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Passion and Purpose Before Profit

WeWork CEO Adam Neumann confers with Khan in New York. WeWork CEO Adam Neumann confers with Khan in New York.
WeWork CEO Adam Neumann confers with Khan in New York. WeWork/Lauren Kallen

Good morning.

I began yesterday at the annual conference of the Shared Value Initiative, started by Harvard Professor Michael Porter and his colleague Mark Kramer to help companies find business opportunities in addressing social problems. Nestlé CEO Paul Bulcke was there, and addressed the issue raised in yesterday’s CEO Daily: how to reconcile the conflicting models of capitalism represented by Brazilian private equity firm 3G, which focuses on relentless cost-cutting, and Paul Polman’s Unilever, which puts “sustainability” at its core.

Bulcke clearly leans toward the Unilever model, and said it ultimately comes down to timeframe. “You can only create shareholder value over time if you connect positively with society.” While he didn’t criticize 3G directly, he said a strategy of drastic cost cuts may boost profits in the short term but endanger a company’s survival over the long term. Porter argued companies can’t trade the short term against the long term: “You have to pay attention to both…all the time.”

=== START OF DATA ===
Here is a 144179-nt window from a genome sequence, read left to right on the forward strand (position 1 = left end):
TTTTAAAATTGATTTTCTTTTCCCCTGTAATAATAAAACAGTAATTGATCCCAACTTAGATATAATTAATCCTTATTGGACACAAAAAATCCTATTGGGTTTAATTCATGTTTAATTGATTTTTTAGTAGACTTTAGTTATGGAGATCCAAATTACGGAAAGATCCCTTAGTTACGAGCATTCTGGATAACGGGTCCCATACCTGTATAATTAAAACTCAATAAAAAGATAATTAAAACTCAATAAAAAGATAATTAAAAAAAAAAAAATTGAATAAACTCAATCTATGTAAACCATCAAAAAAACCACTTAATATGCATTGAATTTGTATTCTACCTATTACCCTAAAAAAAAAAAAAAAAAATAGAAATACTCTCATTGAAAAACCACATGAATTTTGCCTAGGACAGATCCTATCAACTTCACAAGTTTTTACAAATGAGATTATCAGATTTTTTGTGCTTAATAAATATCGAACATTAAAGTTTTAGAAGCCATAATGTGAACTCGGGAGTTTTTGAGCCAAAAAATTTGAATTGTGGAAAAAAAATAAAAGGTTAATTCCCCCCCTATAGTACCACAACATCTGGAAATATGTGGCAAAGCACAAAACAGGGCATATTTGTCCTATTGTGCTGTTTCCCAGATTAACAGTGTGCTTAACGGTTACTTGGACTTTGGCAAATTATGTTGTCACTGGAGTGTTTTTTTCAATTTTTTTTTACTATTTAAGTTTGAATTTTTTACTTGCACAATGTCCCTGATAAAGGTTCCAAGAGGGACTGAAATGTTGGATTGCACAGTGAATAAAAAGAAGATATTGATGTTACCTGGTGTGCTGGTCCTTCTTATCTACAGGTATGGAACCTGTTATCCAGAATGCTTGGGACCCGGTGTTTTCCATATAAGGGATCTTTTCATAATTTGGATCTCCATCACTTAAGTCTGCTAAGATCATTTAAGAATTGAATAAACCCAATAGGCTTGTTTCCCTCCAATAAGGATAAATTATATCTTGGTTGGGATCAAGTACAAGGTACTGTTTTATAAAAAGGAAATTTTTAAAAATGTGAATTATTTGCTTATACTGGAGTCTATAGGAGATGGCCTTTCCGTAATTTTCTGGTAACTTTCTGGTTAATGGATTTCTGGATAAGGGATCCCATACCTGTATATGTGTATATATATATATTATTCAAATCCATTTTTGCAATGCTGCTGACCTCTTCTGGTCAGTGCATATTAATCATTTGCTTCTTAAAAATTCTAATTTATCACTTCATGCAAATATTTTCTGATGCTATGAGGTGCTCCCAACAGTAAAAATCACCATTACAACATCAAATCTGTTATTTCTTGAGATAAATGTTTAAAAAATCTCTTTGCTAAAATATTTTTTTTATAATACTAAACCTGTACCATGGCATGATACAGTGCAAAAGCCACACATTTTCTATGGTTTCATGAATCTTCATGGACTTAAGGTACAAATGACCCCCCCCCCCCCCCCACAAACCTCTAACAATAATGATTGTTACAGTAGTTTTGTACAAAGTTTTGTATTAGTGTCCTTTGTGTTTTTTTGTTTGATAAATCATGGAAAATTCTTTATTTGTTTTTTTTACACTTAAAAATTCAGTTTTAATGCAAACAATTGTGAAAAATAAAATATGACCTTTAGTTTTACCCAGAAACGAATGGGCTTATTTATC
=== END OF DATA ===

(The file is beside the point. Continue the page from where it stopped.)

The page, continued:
Later, I visited WeWork CEO Adam Neumann at his Manhattan headquarters, and heard a similar message about putting “passion and purpose”—as well as “people and product”—before profit. WeWork rents out office space to a new generation of businesses, and has convinced investors that it has more in common with tech companies than real estate companies—with a valuation of $17 billion in its latest fundraising. Neumann insists WeWork is neither tech nor real estate, but rather a “community business.” He believes its valuation is fully justified, saying “all our numbers are higher than Snap.”

I’ll let the markets sort that out. But Neumann, who was unfamiliar with the Shared Value Initiative, made an interesting argument during our conversation. He said Bill Gates might have had more influence in the world if he had used Microsoft’s market power to address social problems, rather than creating a separate philanthropy to do the same. He praised current Microsoft CEO Satya Nadella for being a different breed of CEO—“mission driven, purpose driven…he wants to make a difference.”

It’s no coincidence these kinds of conversations are becoming more common in today’s business world. As I’ve pointed out here before, an increasing number of leaders—young and old—are looking to reinvent or reinvigorate capitalism, and to rebuild public trust in business. That’s why at Fortune we are preparing for year three of our Change the World list, which highlights companies that have made measurable progress in addressing social problems. (Last year’s list included both Nestlé and Unilever). It’s also why we, in conjunction with Time, are launching The CEO Initiative to help highlight and encourage best practices in this area.

From the email messages that came in after yesterday’s post, many CEO Daily readers agree. I’ll share some of those messages later this week.